Downscaling Christmas

If you're addicted to a holiday high that ends with you in the dumps, try these ideas.

Start close to home

Get on your knees with your family, and covenant with God to simplify your life. Determine to glorify and worship your external Lord rather than the holiday myth of overworking yourself into exhaustion for a "perfect" Christmas season.

Ask family members which traditions they most want to continue, and ask them to give something in exchange. If your daughter craves homemade cookies, ask her to do the vacuuming or errands to free your time and energy to help her bake. If your family needs a decorated evergreen to make them feel jolly, ask them to take over; explain that your job will be taking snapshots or video of the activity. If they're too young to pitch in, you're fortunate, because you can start them off with simpler traditions.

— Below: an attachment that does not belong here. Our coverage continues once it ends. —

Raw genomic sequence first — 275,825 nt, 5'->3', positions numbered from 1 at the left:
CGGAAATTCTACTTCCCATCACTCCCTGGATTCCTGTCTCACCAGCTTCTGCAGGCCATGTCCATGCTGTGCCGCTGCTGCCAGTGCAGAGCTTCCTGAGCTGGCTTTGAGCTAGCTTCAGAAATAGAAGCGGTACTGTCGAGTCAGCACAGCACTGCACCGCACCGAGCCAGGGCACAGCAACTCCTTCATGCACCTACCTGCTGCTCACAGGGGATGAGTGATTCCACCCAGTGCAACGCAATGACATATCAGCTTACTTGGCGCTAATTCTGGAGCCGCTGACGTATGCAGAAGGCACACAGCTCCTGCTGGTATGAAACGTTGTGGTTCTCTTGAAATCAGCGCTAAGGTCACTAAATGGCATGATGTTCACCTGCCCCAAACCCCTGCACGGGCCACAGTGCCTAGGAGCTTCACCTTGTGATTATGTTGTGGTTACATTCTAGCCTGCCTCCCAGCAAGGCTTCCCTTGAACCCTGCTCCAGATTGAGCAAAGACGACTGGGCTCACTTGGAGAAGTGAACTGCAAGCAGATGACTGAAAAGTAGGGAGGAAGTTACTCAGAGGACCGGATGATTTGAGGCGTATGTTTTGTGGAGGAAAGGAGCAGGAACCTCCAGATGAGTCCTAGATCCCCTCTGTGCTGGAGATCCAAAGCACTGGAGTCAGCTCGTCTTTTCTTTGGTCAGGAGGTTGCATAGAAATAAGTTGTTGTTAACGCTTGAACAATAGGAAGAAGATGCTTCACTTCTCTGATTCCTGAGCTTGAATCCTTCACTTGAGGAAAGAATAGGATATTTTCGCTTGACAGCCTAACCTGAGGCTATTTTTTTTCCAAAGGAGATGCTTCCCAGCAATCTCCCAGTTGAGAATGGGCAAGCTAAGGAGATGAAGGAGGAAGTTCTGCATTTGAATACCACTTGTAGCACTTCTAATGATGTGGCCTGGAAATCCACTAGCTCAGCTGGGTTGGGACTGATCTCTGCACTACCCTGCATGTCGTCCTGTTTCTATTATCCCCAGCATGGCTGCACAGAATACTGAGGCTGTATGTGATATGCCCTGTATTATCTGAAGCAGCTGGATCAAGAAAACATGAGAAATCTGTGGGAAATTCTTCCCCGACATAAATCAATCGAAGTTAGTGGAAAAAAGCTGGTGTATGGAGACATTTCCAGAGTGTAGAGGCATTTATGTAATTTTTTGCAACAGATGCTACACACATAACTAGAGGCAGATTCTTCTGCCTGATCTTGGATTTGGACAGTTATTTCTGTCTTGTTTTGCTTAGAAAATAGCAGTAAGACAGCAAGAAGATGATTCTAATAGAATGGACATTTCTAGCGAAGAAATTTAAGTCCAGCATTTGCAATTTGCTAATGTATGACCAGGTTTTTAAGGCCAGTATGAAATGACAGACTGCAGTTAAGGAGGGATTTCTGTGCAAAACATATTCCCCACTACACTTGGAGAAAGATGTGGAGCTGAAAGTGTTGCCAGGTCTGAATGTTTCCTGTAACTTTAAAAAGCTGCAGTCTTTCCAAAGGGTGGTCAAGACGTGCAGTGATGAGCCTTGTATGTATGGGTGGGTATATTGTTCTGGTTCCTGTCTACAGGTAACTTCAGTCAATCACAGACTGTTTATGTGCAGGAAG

Question the seemingly immutable. One year, my husband and I and our kids decided not to erect a tree. Instead, we created a small handmade nativity. It was the focus of our celebration that year, and we spent many evenings sipping cider and creating a life-like and heart-expanding scene. Several years later, we donated the project to our church, where it's displayed in the foyer at Christmastime.

Recognize other events throughout the year instead of focusing on "the big one" and all the things it's come to be. Instead of sending Christmas cards, recognize the significance of Easter or Thanksgiving. Mail your family newsletter on your wedding anniversary. Send faxes, emails, or electronic cards anytime just to remind someone that they're loved by you and God.

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May 25

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